Alberta Pork Waits For The End Of “The Perfect Storm”

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“It’s quite clear that the way we’ve done business over the last number of years really isn’t sustainable for the industry.”

After three years, Alberta’s hog industry is still in the midst of what Paul Hodgman calls “the perfect storm.” But Hodgman, executive director of Alberta Pork, says that at least the problem doesn’t seem to be escalating, and those left in the industry are riding it out.

Hodgman announced his retirement last year, and just last week Alberta Pork said he will be succeeded by Darcy Fitzgerald, formerly of AFAC. In a interview in his Edmonton office, Hodgman said the industry was beginning to recover last year, but then was hit hard by H1N1, sending it even further downward.

Hodgman said it was initially hoped the industry would have improved by spring 2010, but it looks as those producers will not be able to see any sustained profits until fall.

“It’s not as desperate as it was in terms of what’s happening today, but it’s the cumulative number of years that this has gone on that has drained everybody’s equity,” he said.

“In many cases, they’re up against credit limits and those kind of things so it’s very problematic from that standpoint,” said Hodgman. “There are some different things happening. Alberta made a lot of adjustments in the last two years in terms of decreasing numbers and unfortunately, producers,” he said.

Canada is one of the leading exporters in pork and Alberta is the fourth-largest player in the Canadian market. Canada had built its hog industry on the promise of a strong export industry, which was working well until several fundamentals changed rapidly.

“One could argue that if these changes had happened over a five-year period we would have adjusted along the way,” Hodgman said. The strong Canadian dollar affected exports, as did increased feed prices and ountry-of-origin-labelling (COOL) in the United States.

Transition

The federal transition program, in which government funds have been allocated to producers who want to get out of the industry, has had a number of applicants from Alberta.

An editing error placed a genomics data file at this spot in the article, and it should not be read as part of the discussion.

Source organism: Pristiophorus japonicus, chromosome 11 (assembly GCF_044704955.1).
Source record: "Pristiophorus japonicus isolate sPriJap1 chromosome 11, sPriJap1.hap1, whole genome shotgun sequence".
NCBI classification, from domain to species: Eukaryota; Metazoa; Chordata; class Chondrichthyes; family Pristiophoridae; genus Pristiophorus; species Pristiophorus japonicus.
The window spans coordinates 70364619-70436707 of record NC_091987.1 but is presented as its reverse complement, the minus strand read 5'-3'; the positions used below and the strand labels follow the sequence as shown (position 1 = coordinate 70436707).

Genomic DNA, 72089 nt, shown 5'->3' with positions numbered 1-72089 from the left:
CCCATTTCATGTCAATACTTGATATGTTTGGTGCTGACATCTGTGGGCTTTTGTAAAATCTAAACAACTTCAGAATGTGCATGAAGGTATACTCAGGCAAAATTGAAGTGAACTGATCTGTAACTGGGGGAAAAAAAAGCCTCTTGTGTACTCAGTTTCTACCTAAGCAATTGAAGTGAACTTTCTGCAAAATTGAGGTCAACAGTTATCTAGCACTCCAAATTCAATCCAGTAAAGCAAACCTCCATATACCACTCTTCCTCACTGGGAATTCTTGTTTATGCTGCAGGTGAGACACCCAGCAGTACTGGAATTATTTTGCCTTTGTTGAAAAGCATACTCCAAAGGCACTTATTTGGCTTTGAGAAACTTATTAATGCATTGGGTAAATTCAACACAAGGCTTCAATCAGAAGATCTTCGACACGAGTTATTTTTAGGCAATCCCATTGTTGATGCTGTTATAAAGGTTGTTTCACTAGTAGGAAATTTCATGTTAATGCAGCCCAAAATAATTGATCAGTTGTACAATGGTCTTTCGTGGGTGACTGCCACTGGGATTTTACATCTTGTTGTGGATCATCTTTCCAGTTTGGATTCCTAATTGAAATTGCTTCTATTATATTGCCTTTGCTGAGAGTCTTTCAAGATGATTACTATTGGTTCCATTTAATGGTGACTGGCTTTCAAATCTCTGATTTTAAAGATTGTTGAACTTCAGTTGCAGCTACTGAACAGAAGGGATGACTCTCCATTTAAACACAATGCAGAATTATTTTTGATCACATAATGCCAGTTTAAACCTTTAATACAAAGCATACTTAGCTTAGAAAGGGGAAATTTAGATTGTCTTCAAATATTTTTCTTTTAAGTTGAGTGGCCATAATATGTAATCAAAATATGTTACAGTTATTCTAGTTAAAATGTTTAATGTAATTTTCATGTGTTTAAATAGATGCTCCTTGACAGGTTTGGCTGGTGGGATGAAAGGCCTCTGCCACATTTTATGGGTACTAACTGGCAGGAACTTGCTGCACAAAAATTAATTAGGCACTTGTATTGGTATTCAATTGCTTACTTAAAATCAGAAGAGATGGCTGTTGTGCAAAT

Hodgman sees several problems with the federal loan program, which has been extended until the end of March.

“It’s been a failure in many ways,” said Hodgman. He believes it has been hard for medium and small producers to use. In addition, some financial institutions have been reluctant to get involved with this program, which has made things difficult for producers.

There are approximately 400 pork producers in Alberta. There would have been about 35 per cent more three years ago, said Hodgman. The numbers of hogs in Alberta has dropped from about 3.2 million to about 2.2 million. About a third of Alberta’s production comes from larger farms, a third from Hutterite brethren, and a third from smaller and medium-sized independent farms.

Operators that have exited the hog industry have included small, medium, and large producers. Hodgman says not all of the producers who decided to exit were going broke. Some decided to retire, and some decided to get out of the industry, continuing a long trend in the industry. Hodgman notes that in 1970, there were 20,000 hog producers in the province.

“It’s not really much different than Walmart swallowing up all the smaller stores,” he said. “It’s a sign of the times.”

There are still some producers who are choosing to leave the industry, but things are slowing down. “The people that are left are good managers. They are dedicated, they want to ride this out, want things to get better and they’re committed to being in this business.”

Hodgman says Alberta Pork’s operation will be affected when provincial legislation making checkoffs refundable takes effect in September 2010.

He expects some producers will withdraw their funds for a variety of reasons.

Alberta Pork is currently in phase five of a plan to revitalize the industry. Hodgman says it needs to change.

“It’s quite clear that the way we’ve done business over the last number of years really isn’t sustainable for the industry. We have to make some fundamental changes.”

About the author

Reporter

Alexis Kienlen

Alexis Kienlen lives in Edmonton and has been writing for Alberta Farmer since 2008. Originally from Saskatoon, Alexis is also the author of two collections of poetry, a biography, and a novel called "Mad Cow."

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